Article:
Common Issues with Preventative Maintenance Plans

February 2, 2018
1 min

Preventative maintenance is a must have in any type of facility. However, sometimes the best laid plans have issues. Here are a few common problems and how to approach them.

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The More the Better

Some department managers may be under the impression that if preventative maintenance works then why not do more. There is a problem with that – more doesn’t always mean better because you have to weigh the costs. For instance, cost does not simply mean a monetary value. Instead, you have to look at what it costs to perform the PM, cost of repairs depending on the level or amount of preventative maintenance, and cost of equipment downtime. Now while that seems that the latter two would work well with a “more is better” attitude, you have to take everything into account.

The best solution is to judge each task individually. For example, if you are doing four PM inspections and finding nothing wrong every time, are you spending too much manpower looking for something that isn’t there?


Only Using the Owner’s Manual

Owner’s manuals are there for a reason and should be adhered to but there is one caveat – not every department or location is the same and sometimes there can and should be alternate ways of using the equipment. If you are using a piece of equipment in one area of a facility where there is more usage, then it stands to reason that it might need more preventative maintenance measures than the one that is used less. Consult the owner’s manual like you should but also gauge how you want to use your equipment depending on its location and usage.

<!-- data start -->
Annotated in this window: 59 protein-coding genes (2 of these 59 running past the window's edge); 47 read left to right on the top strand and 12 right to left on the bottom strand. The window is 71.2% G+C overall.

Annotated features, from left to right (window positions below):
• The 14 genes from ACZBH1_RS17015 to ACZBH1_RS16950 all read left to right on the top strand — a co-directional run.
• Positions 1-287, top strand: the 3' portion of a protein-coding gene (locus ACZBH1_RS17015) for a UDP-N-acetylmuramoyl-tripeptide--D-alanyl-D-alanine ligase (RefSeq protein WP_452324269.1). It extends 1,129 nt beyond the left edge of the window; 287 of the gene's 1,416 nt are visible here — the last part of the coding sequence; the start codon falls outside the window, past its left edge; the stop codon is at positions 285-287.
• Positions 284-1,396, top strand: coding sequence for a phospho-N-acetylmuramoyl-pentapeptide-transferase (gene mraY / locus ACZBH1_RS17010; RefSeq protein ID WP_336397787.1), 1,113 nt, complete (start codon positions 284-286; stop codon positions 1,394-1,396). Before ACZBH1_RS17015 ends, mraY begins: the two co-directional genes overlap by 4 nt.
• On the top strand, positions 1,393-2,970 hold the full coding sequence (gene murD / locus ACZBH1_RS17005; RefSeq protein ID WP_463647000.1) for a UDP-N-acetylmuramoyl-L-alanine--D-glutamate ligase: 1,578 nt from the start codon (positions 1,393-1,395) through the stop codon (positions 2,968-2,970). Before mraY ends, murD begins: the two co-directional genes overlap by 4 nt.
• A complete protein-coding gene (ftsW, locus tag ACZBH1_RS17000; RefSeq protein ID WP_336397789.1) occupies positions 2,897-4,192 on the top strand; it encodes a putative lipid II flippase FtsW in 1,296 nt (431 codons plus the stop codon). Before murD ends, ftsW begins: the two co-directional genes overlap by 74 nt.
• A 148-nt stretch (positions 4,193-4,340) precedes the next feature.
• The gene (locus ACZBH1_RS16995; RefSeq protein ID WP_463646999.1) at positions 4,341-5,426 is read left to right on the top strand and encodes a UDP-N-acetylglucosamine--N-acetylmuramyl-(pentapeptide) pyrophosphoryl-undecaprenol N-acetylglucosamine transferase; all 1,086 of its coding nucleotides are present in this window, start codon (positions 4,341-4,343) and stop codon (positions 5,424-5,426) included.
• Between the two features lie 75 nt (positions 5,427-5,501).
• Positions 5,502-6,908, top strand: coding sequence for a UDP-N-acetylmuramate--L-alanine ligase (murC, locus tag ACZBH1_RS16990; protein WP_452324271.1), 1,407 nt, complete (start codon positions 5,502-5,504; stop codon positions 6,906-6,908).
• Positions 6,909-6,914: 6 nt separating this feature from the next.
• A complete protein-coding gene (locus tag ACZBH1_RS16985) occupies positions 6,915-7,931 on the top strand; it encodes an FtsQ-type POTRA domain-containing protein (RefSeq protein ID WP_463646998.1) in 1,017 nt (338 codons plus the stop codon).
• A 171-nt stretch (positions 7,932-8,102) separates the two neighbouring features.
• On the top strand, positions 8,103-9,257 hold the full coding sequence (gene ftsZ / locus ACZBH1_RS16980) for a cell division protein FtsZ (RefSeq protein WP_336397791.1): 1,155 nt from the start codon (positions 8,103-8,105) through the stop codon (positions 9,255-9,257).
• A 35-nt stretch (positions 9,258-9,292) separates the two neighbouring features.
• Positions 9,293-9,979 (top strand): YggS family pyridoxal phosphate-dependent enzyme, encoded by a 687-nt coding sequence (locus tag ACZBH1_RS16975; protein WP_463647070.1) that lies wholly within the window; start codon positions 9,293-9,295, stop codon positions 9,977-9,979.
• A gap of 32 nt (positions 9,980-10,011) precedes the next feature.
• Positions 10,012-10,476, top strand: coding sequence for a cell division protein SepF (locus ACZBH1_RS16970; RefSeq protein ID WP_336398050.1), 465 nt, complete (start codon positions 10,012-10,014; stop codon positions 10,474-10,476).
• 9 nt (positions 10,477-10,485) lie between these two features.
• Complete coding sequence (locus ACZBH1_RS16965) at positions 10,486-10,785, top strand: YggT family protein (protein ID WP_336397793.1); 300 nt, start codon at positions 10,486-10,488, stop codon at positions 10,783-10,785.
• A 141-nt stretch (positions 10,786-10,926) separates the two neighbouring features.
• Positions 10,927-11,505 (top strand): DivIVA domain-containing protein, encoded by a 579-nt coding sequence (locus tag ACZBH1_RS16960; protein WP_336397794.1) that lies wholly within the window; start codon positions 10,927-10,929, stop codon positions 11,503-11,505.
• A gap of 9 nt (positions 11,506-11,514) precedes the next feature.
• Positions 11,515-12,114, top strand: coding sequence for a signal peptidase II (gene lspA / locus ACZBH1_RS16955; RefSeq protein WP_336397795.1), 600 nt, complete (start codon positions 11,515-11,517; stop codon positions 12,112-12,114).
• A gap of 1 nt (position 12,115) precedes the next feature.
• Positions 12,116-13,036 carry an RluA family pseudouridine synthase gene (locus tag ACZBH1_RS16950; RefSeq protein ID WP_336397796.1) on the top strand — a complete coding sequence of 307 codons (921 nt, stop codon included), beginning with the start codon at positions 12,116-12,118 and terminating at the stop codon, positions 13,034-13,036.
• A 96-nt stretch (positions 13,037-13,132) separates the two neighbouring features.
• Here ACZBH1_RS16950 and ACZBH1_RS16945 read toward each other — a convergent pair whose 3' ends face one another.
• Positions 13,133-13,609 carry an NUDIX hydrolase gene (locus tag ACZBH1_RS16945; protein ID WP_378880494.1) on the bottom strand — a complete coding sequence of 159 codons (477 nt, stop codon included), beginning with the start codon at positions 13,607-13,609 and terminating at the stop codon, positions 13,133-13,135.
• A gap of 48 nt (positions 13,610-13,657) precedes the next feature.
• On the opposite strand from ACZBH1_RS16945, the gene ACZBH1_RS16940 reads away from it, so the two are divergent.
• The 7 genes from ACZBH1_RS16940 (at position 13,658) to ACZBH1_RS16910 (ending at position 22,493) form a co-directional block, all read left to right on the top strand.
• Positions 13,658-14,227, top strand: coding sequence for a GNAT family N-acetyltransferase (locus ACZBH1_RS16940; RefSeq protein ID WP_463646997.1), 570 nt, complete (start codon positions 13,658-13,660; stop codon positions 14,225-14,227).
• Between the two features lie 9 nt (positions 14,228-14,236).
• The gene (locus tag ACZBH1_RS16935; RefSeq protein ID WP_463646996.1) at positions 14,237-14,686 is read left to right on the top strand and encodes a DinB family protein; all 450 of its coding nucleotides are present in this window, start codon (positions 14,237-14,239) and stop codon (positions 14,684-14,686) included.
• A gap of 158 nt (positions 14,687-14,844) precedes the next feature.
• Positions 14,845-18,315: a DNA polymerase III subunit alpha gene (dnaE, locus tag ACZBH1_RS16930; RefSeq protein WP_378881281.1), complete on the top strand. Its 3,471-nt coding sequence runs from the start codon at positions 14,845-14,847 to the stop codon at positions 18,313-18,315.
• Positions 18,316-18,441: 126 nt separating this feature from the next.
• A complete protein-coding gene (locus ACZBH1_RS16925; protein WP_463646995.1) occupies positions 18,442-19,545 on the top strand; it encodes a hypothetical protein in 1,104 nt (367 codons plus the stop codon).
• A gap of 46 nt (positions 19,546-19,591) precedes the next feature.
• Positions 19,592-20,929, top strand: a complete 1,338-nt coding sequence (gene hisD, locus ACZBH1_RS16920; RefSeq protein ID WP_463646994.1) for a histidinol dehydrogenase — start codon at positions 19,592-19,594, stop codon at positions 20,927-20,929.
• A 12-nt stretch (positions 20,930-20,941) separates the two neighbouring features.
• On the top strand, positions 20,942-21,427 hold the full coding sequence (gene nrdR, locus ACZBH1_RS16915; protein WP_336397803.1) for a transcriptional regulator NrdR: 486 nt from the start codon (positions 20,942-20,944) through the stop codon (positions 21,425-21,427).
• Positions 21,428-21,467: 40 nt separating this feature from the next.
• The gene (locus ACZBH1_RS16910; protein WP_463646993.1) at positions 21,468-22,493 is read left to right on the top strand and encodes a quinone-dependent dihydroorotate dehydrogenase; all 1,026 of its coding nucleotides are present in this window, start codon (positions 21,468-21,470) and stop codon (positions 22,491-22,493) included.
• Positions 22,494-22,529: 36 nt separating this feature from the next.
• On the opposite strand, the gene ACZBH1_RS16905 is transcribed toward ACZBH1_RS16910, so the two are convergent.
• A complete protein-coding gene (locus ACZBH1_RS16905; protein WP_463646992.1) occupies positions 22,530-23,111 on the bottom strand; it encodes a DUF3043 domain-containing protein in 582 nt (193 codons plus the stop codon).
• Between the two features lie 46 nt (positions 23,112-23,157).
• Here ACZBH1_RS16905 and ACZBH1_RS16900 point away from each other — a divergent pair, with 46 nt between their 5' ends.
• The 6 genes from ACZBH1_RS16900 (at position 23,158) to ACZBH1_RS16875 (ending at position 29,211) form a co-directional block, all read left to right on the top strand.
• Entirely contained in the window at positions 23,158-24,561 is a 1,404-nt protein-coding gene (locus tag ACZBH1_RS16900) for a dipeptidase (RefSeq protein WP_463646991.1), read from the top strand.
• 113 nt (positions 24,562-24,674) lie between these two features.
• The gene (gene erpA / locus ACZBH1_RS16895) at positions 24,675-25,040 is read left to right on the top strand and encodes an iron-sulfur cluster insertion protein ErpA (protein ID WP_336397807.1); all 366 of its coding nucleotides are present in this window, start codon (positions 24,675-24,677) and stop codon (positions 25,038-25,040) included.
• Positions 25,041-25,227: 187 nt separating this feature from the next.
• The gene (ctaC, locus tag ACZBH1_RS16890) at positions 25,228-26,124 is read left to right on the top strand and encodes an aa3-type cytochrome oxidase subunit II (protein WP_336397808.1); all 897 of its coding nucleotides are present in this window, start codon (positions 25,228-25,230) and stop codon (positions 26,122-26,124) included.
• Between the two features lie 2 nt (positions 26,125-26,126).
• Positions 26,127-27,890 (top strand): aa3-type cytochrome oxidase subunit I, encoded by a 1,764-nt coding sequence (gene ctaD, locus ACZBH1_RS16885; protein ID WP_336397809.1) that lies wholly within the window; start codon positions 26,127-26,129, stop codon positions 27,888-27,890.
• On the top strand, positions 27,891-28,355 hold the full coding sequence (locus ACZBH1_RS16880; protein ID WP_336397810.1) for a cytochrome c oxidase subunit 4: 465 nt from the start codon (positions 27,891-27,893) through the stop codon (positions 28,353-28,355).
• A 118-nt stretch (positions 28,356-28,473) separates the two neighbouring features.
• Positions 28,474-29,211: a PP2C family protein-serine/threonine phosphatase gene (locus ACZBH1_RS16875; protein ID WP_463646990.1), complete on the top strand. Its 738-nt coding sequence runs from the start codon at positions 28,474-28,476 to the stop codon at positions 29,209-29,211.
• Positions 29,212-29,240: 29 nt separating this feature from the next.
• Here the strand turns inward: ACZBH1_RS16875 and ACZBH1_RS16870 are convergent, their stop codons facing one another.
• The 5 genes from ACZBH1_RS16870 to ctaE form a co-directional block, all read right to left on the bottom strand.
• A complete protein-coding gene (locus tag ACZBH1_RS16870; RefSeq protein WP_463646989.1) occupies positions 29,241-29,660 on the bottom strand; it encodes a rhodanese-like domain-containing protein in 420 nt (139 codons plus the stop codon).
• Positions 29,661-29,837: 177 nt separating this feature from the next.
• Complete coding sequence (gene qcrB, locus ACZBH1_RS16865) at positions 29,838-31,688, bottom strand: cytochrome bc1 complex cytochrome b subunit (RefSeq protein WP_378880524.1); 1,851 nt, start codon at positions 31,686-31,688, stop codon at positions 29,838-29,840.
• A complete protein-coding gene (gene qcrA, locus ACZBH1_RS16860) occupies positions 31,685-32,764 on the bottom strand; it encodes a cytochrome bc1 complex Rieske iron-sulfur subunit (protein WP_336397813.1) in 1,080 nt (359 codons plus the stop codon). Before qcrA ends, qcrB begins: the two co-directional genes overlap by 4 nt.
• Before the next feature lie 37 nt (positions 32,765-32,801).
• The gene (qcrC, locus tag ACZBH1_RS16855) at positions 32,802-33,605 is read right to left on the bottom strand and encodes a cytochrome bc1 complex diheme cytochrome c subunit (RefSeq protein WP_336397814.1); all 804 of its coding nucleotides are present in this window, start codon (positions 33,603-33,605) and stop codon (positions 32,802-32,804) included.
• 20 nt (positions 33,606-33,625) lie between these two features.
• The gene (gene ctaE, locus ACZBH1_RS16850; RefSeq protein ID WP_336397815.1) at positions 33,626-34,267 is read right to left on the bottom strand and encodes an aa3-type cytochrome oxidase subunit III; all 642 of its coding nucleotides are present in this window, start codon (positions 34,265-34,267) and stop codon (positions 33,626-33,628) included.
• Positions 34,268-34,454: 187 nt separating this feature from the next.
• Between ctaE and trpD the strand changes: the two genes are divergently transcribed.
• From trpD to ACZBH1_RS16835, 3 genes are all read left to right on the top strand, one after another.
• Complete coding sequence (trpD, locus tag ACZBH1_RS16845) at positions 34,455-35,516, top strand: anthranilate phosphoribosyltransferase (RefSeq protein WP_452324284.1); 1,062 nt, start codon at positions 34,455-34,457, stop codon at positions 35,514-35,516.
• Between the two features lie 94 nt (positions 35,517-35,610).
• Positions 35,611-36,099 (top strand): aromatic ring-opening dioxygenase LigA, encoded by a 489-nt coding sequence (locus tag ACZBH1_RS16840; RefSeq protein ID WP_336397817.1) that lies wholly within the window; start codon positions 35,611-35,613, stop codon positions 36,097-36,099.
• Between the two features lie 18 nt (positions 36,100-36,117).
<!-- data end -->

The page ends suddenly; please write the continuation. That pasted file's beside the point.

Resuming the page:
Read More:   Stopping Minor Issues From Becoming Major Issues


It Looks Good Enough on Paper

In some facilities, the focus is how things look on paper. This may work sometimes but without your own visual inspection or taking time to audit the information, you are simply looking at numbers and data without having a hands-on approach. This can lead to becoming complacent and letting things go just because the data says everything is just fine.


Take the time to audit or see for yourself that the preventative maintenance work is being done and that things are working like they should. It never hurts to double check someone’s information.


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